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Crimea Officials Safe From Russian Anti-Corruption Law, For Now

Crimea’s pro-Moscow leader Sergei Aksyonov waiting for the arrival of President Vladimir Putin in Crimea.

A Russian anti-corruption law banning politicians from business activities will not be applied to Crimean officials until the end of the year to give them time to adjust to Russian legislation, said a presidential decree published on Thursday, RIA Novosti reported.  

According to the Russian law, it is illegal for officials to do paid work in commercial organizations or to conduct commercial activities. Doing so, legislators say, may lead to corruption and smooth the way for shady links between businessmen and politicians.    

The government's recent decree said that until the end of this year, officials serving in local Crimean executive bodies will be exempt from this law.

Local officials are also exempt from Russian laws that would require them to divest themselves of their assets in cases of conflict of interest. Official income declarations, which are mandatory for Russian officials, will also start only from next year.

Ukrainian legislation, which was in force on the peninsula before the annexation of Crimea by Russia in March of this year, was vague and allowed officials to combine business with government work. Many took advantage of this. According to the SPARK-Interfax database, Crimea's Prime Minister Sergei Aksyonov is a co-owner of the sporting club "Hvarang-do," while his deputy Rustam Temirgaliyev has stakes in several construction and mining companies.

"The decree gives them [Crimean politicians] more time to adjust to the legislation", said Alexander Turchynov, professor at the Presidential Academy of National Economy and Public Administration. However, he added, this could lead to an increase in corruption, as the officials may use their connections and influence to push forward their business interests before the law takes effect.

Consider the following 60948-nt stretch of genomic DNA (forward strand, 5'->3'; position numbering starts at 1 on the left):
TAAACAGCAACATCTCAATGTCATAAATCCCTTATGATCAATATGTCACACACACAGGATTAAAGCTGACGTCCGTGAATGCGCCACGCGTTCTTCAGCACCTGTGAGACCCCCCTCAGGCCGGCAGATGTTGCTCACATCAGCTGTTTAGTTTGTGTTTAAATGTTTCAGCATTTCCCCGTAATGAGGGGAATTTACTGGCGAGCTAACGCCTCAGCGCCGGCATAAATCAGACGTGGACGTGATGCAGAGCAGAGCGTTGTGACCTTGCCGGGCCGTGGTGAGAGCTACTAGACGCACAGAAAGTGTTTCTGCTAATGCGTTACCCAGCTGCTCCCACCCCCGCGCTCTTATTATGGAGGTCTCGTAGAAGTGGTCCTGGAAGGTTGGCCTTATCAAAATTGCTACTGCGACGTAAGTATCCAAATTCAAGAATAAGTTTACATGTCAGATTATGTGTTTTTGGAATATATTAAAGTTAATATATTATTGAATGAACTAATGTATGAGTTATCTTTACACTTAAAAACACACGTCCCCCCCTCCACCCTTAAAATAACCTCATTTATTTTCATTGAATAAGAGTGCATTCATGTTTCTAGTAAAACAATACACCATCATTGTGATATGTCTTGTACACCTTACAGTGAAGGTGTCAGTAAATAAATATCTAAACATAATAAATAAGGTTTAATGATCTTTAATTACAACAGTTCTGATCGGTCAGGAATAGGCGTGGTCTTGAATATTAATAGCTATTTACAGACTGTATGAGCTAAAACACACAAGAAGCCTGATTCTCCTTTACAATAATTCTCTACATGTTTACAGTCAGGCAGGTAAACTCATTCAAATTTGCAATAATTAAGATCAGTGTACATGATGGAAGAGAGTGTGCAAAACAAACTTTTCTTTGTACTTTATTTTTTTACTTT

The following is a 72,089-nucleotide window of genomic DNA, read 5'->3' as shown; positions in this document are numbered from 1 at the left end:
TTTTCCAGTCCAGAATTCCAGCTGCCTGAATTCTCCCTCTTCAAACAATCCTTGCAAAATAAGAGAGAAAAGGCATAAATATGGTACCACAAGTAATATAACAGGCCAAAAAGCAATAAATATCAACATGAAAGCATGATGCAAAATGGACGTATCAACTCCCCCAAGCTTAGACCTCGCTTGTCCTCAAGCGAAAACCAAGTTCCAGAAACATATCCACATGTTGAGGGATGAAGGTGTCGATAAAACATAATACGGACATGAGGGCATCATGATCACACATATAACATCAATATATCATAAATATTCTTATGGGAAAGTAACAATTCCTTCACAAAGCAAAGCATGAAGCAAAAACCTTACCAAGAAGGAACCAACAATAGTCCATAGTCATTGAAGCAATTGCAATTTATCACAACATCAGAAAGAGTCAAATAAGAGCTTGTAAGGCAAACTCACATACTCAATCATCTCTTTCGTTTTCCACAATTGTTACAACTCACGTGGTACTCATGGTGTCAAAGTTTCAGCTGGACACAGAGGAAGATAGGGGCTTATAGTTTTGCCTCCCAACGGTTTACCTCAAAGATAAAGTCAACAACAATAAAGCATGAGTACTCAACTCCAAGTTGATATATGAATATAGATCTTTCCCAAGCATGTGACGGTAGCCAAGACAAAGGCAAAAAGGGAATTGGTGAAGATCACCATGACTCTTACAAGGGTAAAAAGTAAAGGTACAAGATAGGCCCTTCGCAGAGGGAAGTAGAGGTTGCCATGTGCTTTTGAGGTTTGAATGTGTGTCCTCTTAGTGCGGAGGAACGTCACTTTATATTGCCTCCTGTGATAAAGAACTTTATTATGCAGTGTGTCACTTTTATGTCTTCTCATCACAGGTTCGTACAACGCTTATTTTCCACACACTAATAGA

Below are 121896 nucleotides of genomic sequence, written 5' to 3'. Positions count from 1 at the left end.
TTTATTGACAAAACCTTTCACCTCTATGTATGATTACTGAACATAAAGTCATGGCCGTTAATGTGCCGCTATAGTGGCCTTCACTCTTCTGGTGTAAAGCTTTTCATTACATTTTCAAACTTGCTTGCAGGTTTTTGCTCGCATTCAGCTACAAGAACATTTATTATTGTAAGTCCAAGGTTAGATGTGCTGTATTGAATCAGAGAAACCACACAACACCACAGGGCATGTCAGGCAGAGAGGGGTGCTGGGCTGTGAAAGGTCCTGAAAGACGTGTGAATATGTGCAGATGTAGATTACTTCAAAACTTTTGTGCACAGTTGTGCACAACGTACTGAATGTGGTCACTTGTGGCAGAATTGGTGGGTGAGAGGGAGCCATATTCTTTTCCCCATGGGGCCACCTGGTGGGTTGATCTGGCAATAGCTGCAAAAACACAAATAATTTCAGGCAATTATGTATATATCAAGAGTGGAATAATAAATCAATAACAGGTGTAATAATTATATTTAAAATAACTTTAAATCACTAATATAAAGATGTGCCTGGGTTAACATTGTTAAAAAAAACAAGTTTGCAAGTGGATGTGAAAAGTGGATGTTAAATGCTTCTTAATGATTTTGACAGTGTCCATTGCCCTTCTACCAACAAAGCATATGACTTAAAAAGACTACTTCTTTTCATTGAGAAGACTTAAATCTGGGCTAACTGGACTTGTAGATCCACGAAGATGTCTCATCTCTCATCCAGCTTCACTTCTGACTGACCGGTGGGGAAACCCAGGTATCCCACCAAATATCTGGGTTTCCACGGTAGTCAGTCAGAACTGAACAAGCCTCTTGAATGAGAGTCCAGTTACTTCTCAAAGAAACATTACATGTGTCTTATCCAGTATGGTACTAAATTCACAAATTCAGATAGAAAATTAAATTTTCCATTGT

Some, however, think that the law will have very little effect on the behavior of Crimean politicians. "The decree will not change anything, as Crimean officials are already corrupt. They have developed different schemes to hide their property and business assets. I think politicians will not rely on pushing forward their business through their influence, but will use bogus companies to get  advantage of government procurements," said Sergei Fominykh, an attorney in a law firm based in Crimea.

Government procurements are likely to become a major source of cash in Crimea. Russia plans to spend between 800 billion and 1 trillion rubles ($22 billion to $28.6 billion) until 2020 to implement a federal program aimed at developing Crimea and Sevastopol, Regional Development Minister Igor Slyunyayev said in April, RIA Novosti reported.

The switch of Crimea to Russian legislation may also cost a significant amount of money to Russia. Training the 14,000 Crimean officials in order to prepare them to move to Russian law standards may consume about 91 million rubles ($2.6 million) from the budget, Labour Minister Maxim Topilin told RBC earlier this year.

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